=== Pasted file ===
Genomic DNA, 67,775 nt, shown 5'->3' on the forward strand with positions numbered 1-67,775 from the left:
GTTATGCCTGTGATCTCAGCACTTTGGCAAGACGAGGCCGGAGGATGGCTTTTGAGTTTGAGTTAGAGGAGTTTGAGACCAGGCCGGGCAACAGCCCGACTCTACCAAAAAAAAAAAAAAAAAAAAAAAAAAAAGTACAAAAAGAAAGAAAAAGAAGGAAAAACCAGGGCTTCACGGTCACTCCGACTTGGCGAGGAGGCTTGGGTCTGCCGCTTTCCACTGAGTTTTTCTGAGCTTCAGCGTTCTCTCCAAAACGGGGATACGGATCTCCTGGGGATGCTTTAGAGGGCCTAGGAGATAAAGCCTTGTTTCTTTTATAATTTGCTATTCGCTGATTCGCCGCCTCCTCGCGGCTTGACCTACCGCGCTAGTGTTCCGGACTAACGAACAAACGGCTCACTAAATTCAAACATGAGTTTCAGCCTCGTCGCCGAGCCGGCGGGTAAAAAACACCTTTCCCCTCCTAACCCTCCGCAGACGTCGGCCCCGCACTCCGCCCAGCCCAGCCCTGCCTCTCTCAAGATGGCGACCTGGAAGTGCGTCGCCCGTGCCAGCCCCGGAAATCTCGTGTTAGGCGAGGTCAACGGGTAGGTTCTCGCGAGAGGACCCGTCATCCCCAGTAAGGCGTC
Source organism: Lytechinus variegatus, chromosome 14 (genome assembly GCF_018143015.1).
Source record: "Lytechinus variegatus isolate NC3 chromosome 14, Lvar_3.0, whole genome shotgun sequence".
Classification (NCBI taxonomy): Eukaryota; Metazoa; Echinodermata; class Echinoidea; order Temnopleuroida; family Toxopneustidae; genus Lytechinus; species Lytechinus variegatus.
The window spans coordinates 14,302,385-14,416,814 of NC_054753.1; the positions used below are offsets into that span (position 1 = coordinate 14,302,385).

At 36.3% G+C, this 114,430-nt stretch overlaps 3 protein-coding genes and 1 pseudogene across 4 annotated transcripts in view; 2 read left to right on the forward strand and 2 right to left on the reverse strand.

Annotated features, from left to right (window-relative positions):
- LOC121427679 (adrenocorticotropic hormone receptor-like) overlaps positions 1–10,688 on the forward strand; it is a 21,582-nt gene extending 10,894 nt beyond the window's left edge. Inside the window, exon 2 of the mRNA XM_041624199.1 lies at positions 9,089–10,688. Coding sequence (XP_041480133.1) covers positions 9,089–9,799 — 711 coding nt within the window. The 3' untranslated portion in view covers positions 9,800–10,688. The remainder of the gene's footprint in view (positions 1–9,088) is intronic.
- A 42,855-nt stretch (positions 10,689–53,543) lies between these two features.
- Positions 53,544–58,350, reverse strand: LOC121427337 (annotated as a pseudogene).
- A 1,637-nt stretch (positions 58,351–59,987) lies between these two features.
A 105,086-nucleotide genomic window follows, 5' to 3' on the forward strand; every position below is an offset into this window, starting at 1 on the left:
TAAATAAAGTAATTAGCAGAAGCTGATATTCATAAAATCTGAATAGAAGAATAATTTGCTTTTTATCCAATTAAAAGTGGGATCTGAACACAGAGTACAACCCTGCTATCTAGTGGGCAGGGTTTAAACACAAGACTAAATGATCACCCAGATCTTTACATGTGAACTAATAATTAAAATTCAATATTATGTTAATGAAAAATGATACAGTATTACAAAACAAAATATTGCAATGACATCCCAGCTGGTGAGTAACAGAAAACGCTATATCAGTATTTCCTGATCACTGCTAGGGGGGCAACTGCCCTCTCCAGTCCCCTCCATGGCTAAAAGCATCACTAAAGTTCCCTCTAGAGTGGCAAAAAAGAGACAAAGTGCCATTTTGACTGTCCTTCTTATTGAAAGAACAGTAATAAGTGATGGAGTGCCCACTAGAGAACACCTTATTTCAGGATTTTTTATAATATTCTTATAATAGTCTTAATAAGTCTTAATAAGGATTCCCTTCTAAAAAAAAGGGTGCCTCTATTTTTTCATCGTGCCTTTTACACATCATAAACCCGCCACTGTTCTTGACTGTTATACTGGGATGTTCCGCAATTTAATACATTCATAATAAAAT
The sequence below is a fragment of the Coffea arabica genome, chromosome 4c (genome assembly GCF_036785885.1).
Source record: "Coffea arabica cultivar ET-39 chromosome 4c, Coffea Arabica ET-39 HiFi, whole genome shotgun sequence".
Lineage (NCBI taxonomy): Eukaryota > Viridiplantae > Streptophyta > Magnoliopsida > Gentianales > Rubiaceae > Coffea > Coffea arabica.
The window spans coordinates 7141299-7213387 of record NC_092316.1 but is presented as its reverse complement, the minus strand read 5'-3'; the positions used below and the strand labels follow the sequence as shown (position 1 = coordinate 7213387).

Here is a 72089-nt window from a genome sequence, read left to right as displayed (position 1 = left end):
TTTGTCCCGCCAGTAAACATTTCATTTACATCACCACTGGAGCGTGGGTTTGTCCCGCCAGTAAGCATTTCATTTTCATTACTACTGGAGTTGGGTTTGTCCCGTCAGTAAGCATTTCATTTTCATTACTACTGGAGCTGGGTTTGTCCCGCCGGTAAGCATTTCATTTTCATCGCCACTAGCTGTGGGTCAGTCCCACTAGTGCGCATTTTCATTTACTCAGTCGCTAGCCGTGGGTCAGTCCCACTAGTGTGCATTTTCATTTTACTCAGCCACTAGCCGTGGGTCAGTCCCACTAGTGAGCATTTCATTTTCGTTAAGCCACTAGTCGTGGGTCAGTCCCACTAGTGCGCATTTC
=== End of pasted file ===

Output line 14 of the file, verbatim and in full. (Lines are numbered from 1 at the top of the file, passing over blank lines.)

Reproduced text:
TAAATAAAGTAATTAGCAGAAGCTGATATTCATAAAATCTGAATAGAAGAATAATTTGCTTTTTATCCAATTAAAAGTGGGATCTGAACACAGAGTACAACCCTGCTATCTAGTGGGCAGGGTTTAAACACAAGACTAAATGATCACCCAGATCTTTACATGTGAACTAATAATTAAAATTCAATATTATGTTAATGAAAAATGATACAGTATTACAAAACAAAATATTGCAATGACATCCCAGCTGGTGAGTAACAGAAAACGCTATATCAGTATTTCCTGATCACTGCTAGGGGGGCAACTGCCCTCTCCAGTCCCCTCCATGGCTAAAAGCATCACTAAAGTTCCCTCTAGAGTGGCAAAAAAGAGACAAAGTGCCATTTTGACTGTCCTTCTTATTGAAAGAACAGTAATAAGTGATGGAGTGCCCACTAGAGAACACCTTATTTCAGGATTTTTTATAATATTCTTATAATAGTCTTAATAAGTCTTAATAAGGATTCCCTTCTAAAAAAAAGGGTGCCTCTATTTTTTCATCGTGCCTTTTACACATCATAAACCCGCCACTGTTCTTGACTGTTATACTGGGATGTTCCGCAATTTAATACATTCATAATAAAAT